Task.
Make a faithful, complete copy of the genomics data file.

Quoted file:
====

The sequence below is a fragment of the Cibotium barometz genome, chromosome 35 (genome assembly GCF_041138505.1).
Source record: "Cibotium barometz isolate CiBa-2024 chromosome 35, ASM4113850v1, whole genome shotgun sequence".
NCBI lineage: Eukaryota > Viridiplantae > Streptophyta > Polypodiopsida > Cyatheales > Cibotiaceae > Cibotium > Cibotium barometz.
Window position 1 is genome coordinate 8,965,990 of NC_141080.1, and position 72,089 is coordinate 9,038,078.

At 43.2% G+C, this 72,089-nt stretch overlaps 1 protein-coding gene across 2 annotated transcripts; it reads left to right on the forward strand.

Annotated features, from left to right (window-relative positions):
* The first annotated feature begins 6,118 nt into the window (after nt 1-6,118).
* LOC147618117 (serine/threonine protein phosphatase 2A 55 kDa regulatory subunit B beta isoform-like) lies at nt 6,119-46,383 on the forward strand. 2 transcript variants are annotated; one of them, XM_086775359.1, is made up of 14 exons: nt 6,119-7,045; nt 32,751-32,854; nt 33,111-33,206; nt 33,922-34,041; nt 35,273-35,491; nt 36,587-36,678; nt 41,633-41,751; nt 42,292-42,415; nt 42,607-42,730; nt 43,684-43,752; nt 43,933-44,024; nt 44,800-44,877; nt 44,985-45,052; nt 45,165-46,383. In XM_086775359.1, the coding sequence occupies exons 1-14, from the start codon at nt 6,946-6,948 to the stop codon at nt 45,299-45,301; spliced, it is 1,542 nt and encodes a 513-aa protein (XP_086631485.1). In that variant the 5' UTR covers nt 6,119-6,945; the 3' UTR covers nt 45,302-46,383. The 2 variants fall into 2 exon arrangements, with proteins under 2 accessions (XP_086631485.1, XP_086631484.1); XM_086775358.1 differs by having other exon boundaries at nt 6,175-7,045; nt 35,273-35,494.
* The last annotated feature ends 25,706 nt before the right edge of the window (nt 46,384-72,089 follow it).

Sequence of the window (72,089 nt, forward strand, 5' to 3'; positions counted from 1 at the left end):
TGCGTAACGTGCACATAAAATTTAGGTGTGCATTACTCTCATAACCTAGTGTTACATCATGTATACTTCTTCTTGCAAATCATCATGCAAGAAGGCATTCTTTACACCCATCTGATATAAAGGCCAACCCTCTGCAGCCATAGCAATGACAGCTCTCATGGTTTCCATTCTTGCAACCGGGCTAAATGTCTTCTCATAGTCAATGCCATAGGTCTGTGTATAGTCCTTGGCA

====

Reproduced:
The sequence below is a fragment of the Cibotium barometz genome, chromosome 35 (genome assembly GCF_041138505.1).
Source record: "Cibotium barometz isolate CiBa-2024 chromosome 35, ASM4113850v1, whole genome shotgun sequence".
NCBI lineage: Eukaryota > Viridiplantae > Streptophyta > Polypodiopsida > Cyatheales > Cibotiaceae > Cibotium > Cibotium barometz.
Window position 1 is genome coordinate 8,965,990 of NC_141080.1, and position 72,089 is coordinate 9,038,078.

At 43.2% G+C, this 72,089-nt stretch overlaps 1 protein-coding gene across 2 annotated transcripts; it reads left to right on the forward strand.

Annotated features, from left to right (window-relative positions):
* The first annotated feature begins 6,118 nt into the window (after nt 1-6,118).
* LOC147618117 (serine/threonine protein phosphatase 2A 55 kDa regulatory subunit B beta isoform-like) lies at nt 6,119-46,383 on the forward strand. 2 transcript variants are annotated; one of them, XM_086775359.1, is made up of 14 exons: nt 6,119-7,045; nt 32,751-32,854; nt 33,111-33,206; nt 33,922-34,041; nt 35,273-35,491; nt 36,587-36,678; nt 41,633-41,751; nt 42,292-42,415; nt 42,607-42,730; nt 43,684-43,752; nt 43,933-44,024; nt 44,800-44,877; nt 44,985-45,052; nt 45,165-46,383. In XM_086775359.1, the coding sequence occupies exons 1-14, from the start codon at nt 6,946-6,948 to the stop codon at nt 45,299-45,301; spliced, it is 1,542 nt and encodes a 513-aa protein (XP_086631485.1). In that variant the 5' UTR covers nt 6,119-6,945; the 3' UTR covers nt 45,302-46,383. The 2 variants fall into 2 exon arrangements, with proteins under 2 accessions (XP_086631485.1, XP_086631484.1); XM_086775358.1 differs by having other exon boundaries at nt 6,175-7,045; nt 35,273-35,494.
* The last annotated feature ends 25,706 nt before the right edge of the window (nt 46,384-72,089 follow it).

Sequence of the window (72,089 nt, forward strand, 5' to 3'; positions counted from 1 at the left end):
TGCGTAACGTGCACATAAAATTTAGGTGTGCATTACTCTCATAACCTAGTGTTACATCATGTATACTTCTTCTTGCAAATCATCATGCAAGAAGGCATTCTTTACACCCATCTGATATAAAGGCCAACCCTCTGCAGCCATAGCAATGACAGCTCTCATGGTTTCCATTCTTGCAACCGGGCTAAATGTCTTCTCATAGTCAATGCCATAGGTCTGTGTATAGTCCTTGGCA